Staples, Inc. (NASDAQ:SPLS), the once-dominant office supply store, isn’t what it used to be due to weak consumer spending and competitive online threats. However, Staples is attempting to expand its online business. While Staples, Inc. (NASDAQ:SPLS) continues to venture into this Amazon-dominated realm, it’s doing everything it can to reward its shareholders via dividends and stock buybacks. The question is whether or not Staples can buy enough time to turn its business around, or if it will slowly fade away as a result of mounting headwinds.
In the second quarter, sales declined 2.2% to $5.31 billion year over year, mostly due to international weakness; international sales plummeted 8.3%. The austere environment in Europe has presented a significant headwind, which was evidenced by a 6% decline in comparable store sales. Staples, Inc. (NASDAQ:SPLS) has closed 49 stores in Europe since the year-ago quarter, which might limit top-line potential, but should aid the bottom line.
In North America, sales dropped 2.3%, with comps declining 3%. This is a clear indication that most North American consumers are hesitant to spend money unless it is necessary. Staples, Inc. (NASDAQ:SPLS) has seen reduced traffic, lower average order size, and has been forced to close 54 stores across North America.
On the bright side, Staples.com’s sales have jumped 3.5% year over year, and commercial sales increased a moderate 1.3%. According to Alexa.com, Staples is currently ranked No. 972 globally and No. 211 in the United States. These impressive rankings should indicate Staples, Inc. (NASDAQ:SPLS)’ online potential moving forward.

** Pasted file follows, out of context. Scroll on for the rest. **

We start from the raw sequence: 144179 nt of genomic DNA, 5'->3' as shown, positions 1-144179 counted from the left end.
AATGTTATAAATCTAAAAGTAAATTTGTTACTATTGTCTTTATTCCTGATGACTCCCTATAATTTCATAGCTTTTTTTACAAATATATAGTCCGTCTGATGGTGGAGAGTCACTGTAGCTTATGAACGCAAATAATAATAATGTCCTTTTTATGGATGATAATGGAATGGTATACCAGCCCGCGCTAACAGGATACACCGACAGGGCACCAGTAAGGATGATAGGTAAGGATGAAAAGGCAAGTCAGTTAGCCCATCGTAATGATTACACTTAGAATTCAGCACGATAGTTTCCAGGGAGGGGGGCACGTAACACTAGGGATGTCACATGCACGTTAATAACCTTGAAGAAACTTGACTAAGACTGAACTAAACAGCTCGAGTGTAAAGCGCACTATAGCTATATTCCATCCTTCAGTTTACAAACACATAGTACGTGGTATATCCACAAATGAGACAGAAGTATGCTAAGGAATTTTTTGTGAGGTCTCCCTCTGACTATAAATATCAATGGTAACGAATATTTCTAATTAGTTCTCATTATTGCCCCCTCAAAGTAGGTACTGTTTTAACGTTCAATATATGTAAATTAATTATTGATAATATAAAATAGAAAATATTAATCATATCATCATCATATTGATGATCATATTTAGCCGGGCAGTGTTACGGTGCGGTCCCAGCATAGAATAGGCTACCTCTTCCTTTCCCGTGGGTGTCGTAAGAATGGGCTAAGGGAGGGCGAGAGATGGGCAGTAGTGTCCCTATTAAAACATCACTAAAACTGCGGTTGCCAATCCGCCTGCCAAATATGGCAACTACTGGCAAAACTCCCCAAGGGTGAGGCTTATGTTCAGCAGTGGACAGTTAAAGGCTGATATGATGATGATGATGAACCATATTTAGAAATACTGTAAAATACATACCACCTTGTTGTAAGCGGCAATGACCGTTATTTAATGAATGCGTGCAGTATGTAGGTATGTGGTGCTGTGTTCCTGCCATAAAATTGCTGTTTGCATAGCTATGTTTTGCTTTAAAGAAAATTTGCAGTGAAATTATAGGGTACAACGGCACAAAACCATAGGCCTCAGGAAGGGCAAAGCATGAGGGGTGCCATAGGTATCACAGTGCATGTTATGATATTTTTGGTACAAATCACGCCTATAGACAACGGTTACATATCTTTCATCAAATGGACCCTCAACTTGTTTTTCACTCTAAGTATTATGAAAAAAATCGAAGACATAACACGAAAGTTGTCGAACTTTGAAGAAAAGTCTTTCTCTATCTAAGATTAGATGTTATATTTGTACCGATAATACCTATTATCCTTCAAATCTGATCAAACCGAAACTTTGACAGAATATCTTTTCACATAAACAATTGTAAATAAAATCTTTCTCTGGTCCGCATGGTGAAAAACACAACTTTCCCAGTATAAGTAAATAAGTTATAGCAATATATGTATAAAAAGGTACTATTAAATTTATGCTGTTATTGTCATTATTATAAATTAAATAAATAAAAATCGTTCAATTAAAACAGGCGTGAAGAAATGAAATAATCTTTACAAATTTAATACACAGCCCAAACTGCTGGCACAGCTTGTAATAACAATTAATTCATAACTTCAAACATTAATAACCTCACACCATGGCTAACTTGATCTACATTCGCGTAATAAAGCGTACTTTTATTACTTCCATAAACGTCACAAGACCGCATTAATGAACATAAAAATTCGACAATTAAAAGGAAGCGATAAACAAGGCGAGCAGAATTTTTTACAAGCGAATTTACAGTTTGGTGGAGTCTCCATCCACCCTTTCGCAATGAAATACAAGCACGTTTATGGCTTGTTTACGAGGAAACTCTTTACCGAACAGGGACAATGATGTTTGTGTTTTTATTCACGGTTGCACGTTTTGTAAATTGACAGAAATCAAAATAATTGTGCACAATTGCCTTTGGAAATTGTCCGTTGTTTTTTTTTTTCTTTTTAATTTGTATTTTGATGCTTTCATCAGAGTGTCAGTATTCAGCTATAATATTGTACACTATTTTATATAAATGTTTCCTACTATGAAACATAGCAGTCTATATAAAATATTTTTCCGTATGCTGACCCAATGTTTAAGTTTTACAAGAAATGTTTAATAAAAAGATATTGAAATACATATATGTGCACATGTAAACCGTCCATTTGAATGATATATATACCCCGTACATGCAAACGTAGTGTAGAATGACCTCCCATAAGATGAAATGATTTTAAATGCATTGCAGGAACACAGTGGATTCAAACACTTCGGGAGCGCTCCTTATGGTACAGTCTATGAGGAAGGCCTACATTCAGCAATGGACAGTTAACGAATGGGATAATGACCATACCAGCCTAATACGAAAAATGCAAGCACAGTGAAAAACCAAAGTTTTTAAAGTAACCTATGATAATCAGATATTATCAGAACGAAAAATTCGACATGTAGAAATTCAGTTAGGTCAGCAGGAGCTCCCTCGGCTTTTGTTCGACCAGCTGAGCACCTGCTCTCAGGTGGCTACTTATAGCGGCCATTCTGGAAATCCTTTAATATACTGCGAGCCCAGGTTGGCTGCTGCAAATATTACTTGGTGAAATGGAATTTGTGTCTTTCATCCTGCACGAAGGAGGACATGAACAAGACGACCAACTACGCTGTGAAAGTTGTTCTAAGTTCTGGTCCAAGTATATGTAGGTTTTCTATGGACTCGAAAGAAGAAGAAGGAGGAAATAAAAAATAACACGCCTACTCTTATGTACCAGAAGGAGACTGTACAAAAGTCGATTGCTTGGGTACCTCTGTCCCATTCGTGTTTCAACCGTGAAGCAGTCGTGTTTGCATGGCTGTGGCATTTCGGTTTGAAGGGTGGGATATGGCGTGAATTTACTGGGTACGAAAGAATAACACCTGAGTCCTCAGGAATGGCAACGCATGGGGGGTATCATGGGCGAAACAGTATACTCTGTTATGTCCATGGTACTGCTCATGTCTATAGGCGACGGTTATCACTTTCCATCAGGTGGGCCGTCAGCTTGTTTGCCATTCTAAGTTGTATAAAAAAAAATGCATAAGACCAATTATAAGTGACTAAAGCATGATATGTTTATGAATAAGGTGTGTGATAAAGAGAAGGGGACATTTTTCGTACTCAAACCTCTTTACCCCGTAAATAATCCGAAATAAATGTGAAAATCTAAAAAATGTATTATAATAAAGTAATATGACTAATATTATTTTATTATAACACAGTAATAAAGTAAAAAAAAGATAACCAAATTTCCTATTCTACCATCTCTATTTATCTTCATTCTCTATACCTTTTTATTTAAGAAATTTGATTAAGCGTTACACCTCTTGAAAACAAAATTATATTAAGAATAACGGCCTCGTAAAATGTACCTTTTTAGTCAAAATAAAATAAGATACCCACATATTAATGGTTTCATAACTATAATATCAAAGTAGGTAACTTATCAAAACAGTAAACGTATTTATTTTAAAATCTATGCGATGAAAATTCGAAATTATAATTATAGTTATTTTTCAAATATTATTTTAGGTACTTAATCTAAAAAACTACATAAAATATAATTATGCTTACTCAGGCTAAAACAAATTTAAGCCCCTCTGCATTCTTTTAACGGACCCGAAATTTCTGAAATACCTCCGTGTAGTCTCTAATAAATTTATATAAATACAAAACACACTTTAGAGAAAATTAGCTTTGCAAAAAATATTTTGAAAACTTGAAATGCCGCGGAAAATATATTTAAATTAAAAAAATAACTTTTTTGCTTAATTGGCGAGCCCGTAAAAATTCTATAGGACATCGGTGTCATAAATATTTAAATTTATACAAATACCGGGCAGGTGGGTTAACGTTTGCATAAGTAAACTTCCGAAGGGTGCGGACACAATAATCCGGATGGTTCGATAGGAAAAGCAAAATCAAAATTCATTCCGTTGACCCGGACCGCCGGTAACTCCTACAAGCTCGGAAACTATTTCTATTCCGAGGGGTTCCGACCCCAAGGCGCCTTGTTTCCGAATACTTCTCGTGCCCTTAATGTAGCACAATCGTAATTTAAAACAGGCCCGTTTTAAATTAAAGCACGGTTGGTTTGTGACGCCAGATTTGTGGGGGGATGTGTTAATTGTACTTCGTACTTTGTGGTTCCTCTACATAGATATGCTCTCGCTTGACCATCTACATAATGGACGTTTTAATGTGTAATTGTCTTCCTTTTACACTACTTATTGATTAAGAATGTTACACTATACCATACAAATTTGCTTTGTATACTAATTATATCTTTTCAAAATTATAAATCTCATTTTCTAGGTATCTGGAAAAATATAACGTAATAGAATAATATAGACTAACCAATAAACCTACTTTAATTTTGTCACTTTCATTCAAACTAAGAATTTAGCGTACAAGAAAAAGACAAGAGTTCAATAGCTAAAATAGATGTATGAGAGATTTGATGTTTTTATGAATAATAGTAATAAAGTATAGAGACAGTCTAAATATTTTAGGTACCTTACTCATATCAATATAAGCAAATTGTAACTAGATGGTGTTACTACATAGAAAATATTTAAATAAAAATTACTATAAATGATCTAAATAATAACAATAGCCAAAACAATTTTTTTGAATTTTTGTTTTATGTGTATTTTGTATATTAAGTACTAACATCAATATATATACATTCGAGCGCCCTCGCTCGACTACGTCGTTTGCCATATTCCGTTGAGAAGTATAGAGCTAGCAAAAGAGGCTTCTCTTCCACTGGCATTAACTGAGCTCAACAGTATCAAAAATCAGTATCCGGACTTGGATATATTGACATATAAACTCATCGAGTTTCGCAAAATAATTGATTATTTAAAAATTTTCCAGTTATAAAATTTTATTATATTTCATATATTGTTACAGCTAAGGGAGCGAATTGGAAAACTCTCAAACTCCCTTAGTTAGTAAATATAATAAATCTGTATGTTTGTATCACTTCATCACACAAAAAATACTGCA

Speaking of which, Staples also plans on increasing its online presence. This will cost money, but Staples seems to have enough cash and cash flow to handle it. Currently, Staples has $1.19 billion in cash and short-term equivalents (vs. $1.97 billion in long-term debt), and it expects to generate $900 million in free cash flow for the year.
For the second quarter, diluted EPS came in at $0.16 versus $0.19 in the year-ago quarter. Staples, Inc. (NASDAQ:SPLS) has made several moves in order to improve the bottom line, which include reducing headcount, changing management incentive programs, limiting marketing, and buying back shares. Due to a competitive pricing environment, these moves were necessary.
Staples also must contend with the fact that lower-margin products are more in demand than high-margin products. For instance, today’s consumer is more interested in mobile technological devices and print and copy services than business machines, office supplies, ink, and toner.
An often overlooked peer
Staples is often compared to Office Depot Inc (NYSE:ODP) and OfficeMax Inc (NYSE:OMX). However, United Stationers Inc. (NASDAQ:USTR), a pure wholesaler of business products, isn’t often mentioned in the conversation. Consider some key metrics for these four stocks prior to deciding which one you think is likely to provide the best investment opportunity.
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(Source: Company financial statements)